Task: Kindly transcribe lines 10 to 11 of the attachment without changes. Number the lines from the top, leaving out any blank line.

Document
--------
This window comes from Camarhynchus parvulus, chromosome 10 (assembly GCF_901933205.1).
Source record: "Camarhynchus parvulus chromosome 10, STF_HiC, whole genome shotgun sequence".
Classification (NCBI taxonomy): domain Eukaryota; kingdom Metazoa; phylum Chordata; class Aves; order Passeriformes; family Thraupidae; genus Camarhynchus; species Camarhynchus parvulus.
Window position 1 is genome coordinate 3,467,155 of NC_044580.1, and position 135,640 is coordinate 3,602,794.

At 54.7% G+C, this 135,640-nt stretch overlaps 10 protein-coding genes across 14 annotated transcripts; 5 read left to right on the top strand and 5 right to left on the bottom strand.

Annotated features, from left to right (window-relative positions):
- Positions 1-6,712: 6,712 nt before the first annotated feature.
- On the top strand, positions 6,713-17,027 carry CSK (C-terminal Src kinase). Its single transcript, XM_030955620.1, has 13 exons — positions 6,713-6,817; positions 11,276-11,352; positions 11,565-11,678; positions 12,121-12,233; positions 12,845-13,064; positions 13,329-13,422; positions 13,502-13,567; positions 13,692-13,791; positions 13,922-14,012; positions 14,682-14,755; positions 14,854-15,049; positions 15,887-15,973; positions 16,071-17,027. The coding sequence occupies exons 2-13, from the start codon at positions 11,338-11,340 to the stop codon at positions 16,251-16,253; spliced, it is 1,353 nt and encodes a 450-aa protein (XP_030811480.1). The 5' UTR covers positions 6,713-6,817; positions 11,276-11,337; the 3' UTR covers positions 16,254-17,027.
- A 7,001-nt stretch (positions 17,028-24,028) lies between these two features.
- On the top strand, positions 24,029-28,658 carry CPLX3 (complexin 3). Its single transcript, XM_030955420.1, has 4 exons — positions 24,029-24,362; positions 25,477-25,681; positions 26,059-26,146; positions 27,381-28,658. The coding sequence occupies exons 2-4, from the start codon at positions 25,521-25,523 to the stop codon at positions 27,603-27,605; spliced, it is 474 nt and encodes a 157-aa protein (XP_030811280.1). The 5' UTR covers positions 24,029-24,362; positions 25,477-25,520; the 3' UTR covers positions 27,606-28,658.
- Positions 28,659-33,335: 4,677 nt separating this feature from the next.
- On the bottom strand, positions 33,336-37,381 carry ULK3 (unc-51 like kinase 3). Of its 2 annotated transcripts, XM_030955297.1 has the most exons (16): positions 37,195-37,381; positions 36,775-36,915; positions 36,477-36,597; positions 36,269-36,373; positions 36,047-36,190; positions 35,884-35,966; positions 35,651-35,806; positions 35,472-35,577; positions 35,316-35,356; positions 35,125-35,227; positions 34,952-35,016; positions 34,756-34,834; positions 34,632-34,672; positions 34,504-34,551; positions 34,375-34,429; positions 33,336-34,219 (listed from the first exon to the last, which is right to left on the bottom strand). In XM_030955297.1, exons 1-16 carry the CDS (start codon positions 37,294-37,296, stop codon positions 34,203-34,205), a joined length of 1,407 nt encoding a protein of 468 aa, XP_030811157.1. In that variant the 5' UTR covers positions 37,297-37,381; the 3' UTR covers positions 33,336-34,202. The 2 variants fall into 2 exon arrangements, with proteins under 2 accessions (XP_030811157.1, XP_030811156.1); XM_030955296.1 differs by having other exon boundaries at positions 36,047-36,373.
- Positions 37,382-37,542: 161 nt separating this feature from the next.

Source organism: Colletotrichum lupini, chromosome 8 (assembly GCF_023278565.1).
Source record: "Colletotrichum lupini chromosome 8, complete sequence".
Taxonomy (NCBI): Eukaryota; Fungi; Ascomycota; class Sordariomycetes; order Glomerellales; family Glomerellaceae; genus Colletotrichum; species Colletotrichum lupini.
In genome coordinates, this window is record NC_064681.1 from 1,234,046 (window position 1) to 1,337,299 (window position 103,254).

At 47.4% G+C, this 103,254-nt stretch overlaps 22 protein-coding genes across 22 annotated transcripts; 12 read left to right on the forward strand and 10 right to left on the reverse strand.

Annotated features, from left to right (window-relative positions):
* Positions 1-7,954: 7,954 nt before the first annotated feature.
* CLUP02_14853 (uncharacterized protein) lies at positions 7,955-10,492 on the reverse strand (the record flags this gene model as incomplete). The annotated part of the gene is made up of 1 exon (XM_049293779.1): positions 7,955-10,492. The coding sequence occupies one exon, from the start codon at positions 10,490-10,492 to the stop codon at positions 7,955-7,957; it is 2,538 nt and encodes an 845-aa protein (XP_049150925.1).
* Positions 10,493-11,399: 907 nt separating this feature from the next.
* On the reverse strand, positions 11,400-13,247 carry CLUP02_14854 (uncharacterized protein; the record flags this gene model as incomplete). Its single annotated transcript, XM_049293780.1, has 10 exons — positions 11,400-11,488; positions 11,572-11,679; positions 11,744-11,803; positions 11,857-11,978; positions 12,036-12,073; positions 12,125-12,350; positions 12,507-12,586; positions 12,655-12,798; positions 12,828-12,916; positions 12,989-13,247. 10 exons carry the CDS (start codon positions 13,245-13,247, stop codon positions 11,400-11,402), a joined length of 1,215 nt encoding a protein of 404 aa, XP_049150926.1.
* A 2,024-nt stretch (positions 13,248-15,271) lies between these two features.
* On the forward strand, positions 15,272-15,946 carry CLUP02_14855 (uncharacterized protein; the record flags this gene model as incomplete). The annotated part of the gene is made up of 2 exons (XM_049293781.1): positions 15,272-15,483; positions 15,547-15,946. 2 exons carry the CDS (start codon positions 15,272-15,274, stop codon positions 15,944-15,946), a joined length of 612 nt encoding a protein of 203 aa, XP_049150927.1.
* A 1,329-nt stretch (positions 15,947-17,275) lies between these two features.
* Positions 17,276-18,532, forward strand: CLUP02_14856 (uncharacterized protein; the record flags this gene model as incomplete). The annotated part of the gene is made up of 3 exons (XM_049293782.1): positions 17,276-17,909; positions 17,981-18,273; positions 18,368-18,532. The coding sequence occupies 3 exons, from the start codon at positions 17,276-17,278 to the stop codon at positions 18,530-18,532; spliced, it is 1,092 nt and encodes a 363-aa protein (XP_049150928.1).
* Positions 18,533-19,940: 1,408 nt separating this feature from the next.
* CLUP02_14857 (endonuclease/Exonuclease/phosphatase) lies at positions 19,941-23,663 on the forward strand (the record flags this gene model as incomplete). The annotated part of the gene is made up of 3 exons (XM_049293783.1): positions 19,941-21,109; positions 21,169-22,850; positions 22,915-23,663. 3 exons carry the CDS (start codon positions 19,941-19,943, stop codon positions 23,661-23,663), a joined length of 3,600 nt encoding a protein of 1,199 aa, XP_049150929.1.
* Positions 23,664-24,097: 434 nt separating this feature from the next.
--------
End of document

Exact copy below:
- On the top strand, positions 24,029-28,658 carry CPLX3 (complexin 3). Its single transcript, XM_030955420.1, has 4 exons — positions 24,029-24,362; positions 25,477-25,681; positions 26,059-26,146; positions 27,381-28,658. The coding sequence occupies exons 2-4, from the start codon at positions 25,521-25,523 to the stop codon at positions 27,603-27,605; spliced, it is 474 nt and encodes a 157-aa protein (XP_030811280.1). The 5' UTR covers positions 24,029-24,362; positions 25,477-25,520; the 3' UTR covers positions 27,606-28,658.
- Positions 28,659-33,335: 4,677 nt separating this feature from the next.